Tag Archives: Cross-Training

Join the Atlas Ambassador Team

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Are you interested in joining a community of winter enthusiasts? We are looking for Atlas Ambassadors for the 2017/2018 season. The Atlas Athlete Team boasts a variety of snowshoers: runners, hikers, backcountry adventurers, families, as well as all ages and from all regions of the globe.

We look at the people more than we look at your experience. So if you’re a die-hard snowshoe enthusiast, or if you’re just finding your snow legs, we want to hear from you.

We ask our ambassadors to contribute to blog posts, share on social media, and be leaders in the winter outdoor community. In exchange you get some sweet gear! Check out our website to learn more about our current Atlas Athlete Team.

Are you in? Click the link below to apply. Applications are due September 1st, 2017. Those accepted to Team Atlas will be notified by email.

Find the Team Application Here

Training For Your Next Great Hike

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Photo credit: Ian Coble

Do you have an adventurous challenge coming up? Perhaps you’re a year-round athlete or outdoorsman (or woman), but some people like to take a few months off to enjoy other activities, spend time with family, maybe you’re busy with work or school. If that’s the case, now is the time to start preparing your body to take on its next hike. If you’re looking to reach a higher peak (literally or metaphorically), Backpacker has some tips to get you in shape and keep you healthy.

THE EXPERT
Jordan Smothermon,
head coach at StrongSwiftDurable in Jackson, WY
“We understand that mountain athletes put their bodies on the line,” he says, explaining his coaching philosophy. And you’ll never hear him ask what you bench. “The way to test our fitness is: If the weather changes, can we get down or out quickly and safely?” That’s the true measure of mountain fitness.

If You Do Nothing Else to Get in Shape for Hiking, Do These

1. Crunches.
2. Squats.
3. Lunges.
4. Push-Ups.
5. Step-Ups. 
Weight a pack (20 lbs. to start) and step onto a park bench 16 to 18 inches high. Add 5 pounds a week until you’re at 40 lbs. Add to your workout three times a week until you can do 700 steps in less than 30 minutes.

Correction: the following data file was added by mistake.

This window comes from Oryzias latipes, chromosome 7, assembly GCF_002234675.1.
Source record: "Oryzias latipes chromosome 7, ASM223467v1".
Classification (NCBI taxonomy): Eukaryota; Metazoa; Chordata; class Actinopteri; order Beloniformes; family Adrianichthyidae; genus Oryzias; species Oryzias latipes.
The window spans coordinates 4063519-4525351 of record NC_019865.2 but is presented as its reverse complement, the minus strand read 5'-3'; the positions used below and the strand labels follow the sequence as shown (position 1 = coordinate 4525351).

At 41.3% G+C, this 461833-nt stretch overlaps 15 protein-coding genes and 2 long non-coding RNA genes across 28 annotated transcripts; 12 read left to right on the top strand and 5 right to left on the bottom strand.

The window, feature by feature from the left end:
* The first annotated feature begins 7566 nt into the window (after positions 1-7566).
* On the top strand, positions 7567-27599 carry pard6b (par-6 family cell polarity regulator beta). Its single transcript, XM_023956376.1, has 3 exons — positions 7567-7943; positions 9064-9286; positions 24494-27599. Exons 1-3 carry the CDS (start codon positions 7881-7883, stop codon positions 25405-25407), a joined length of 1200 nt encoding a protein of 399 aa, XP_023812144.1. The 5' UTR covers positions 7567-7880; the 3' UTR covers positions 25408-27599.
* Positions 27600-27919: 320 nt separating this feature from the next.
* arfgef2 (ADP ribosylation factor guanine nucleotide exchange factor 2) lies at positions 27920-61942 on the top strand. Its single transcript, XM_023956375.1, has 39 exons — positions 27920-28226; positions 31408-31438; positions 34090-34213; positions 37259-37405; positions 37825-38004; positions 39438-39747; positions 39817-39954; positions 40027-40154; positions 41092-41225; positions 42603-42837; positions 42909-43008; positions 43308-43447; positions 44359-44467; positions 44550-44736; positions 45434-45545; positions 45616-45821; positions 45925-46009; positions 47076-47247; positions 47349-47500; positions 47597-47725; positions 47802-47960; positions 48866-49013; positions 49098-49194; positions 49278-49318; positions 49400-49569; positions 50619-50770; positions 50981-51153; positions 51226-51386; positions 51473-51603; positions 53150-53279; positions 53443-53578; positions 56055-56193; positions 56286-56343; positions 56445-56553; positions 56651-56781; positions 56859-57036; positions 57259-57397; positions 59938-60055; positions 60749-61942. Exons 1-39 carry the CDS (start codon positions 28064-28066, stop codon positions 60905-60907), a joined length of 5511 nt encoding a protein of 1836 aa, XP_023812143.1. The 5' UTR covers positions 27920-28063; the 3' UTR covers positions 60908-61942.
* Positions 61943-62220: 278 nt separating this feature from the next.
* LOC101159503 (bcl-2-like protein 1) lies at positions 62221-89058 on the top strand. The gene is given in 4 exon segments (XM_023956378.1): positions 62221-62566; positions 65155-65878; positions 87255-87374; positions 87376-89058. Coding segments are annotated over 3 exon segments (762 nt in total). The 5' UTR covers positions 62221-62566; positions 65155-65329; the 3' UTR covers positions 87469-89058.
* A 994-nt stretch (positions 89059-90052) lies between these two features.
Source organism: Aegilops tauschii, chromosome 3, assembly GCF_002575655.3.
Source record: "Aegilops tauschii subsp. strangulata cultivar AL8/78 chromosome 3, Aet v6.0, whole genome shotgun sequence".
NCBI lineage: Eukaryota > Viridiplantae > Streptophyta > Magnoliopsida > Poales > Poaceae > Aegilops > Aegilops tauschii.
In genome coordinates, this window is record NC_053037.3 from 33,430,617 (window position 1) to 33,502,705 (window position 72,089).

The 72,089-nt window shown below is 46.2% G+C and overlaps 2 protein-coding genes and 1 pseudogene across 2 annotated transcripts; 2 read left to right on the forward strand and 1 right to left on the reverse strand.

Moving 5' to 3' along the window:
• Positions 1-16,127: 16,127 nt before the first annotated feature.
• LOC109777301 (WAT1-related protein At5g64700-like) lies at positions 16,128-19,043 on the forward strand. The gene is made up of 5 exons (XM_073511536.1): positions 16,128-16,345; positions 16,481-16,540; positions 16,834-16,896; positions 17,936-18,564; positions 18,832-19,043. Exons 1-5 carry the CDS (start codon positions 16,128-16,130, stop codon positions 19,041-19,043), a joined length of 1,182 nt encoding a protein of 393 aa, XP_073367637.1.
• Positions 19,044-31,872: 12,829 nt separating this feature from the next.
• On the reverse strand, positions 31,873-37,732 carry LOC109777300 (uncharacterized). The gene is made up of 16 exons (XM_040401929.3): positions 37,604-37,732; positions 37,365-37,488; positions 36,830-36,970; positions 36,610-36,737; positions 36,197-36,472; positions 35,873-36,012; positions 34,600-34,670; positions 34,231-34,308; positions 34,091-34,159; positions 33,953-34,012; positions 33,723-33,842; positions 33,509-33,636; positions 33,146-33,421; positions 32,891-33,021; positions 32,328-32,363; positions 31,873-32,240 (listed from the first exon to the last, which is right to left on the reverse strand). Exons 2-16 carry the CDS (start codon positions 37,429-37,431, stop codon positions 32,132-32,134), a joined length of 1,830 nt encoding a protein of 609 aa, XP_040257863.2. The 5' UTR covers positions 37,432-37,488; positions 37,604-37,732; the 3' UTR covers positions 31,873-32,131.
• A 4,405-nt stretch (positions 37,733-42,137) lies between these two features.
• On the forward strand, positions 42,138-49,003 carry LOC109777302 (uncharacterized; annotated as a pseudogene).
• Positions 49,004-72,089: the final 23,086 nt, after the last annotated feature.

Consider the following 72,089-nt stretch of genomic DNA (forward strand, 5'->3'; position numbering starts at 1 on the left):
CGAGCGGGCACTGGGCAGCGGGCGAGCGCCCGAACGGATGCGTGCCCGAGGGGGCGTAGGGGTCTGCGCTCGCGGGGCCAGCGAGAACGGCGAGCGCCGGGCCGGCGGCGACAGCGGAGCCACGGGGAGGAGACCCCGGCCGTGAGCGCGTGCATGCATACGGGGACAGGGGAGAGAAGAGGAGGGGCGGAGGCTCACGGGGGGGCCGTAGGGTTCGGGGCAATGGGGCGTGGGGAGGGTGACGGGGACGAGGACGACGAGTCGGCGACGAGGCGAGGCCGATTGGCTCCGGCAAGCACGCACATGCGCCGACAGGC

Three Best Exercises to Get in Shape for Hiking

1. Lunges
Hold equal weights in both hands (pro tip: buckets of nails look tough). From a standing position, step forward until both legs are bent at 90 degrees. Push up, bringing rear foot forward. Repeat with the other leg.

2. Poor Man’s Leg Curl
Lay flat on the floor and scoot your hips toward an elevated bench. Place your left foot on the bench. Lift your right leg up as high as you can bear. Press lefty down into the bench, clench your glutes and hammies, and raise your hips off the ground. Do 10, then repeat for other leg.

3. Band Walks
Tie a resistance band around your legs, mid-shin, so there’s tension while you stand with legs at hip-width. Stand straight, tuck abs, put hands on hips, and walk forward while maintaining the band’s tension between your shins.

The One Thing You’re Doing Wrong

MAKING SO MUCH DARN NOISE!
Athletes sometimes express emotion by yelling or grunting. That can be detrimental to their performance, because if They’re grunting, they’re thinking, This is hard, how am I going to make it? They’re already losing the mental game. Better bet: Focus all your output into the exercise, and none toward the noise.

5 Helpful Things to Say to Someone Trying to Get in Shape for Hiking

1. It’s hard. It’s supposed to be. Smothermon: Pacing is key here.
2. Suffer in silence. Stoicism is much more badass (see above).
3. One rep at a time.
4. Keep going. More of that.
5. THE MOUNTAIN DOESN’T CARE.

Plus one thing not to say: Good job!
Smothermon: Good job means ‘good enough.’ That’s not the goal.

Basic 9 Week Early Season Training Calendar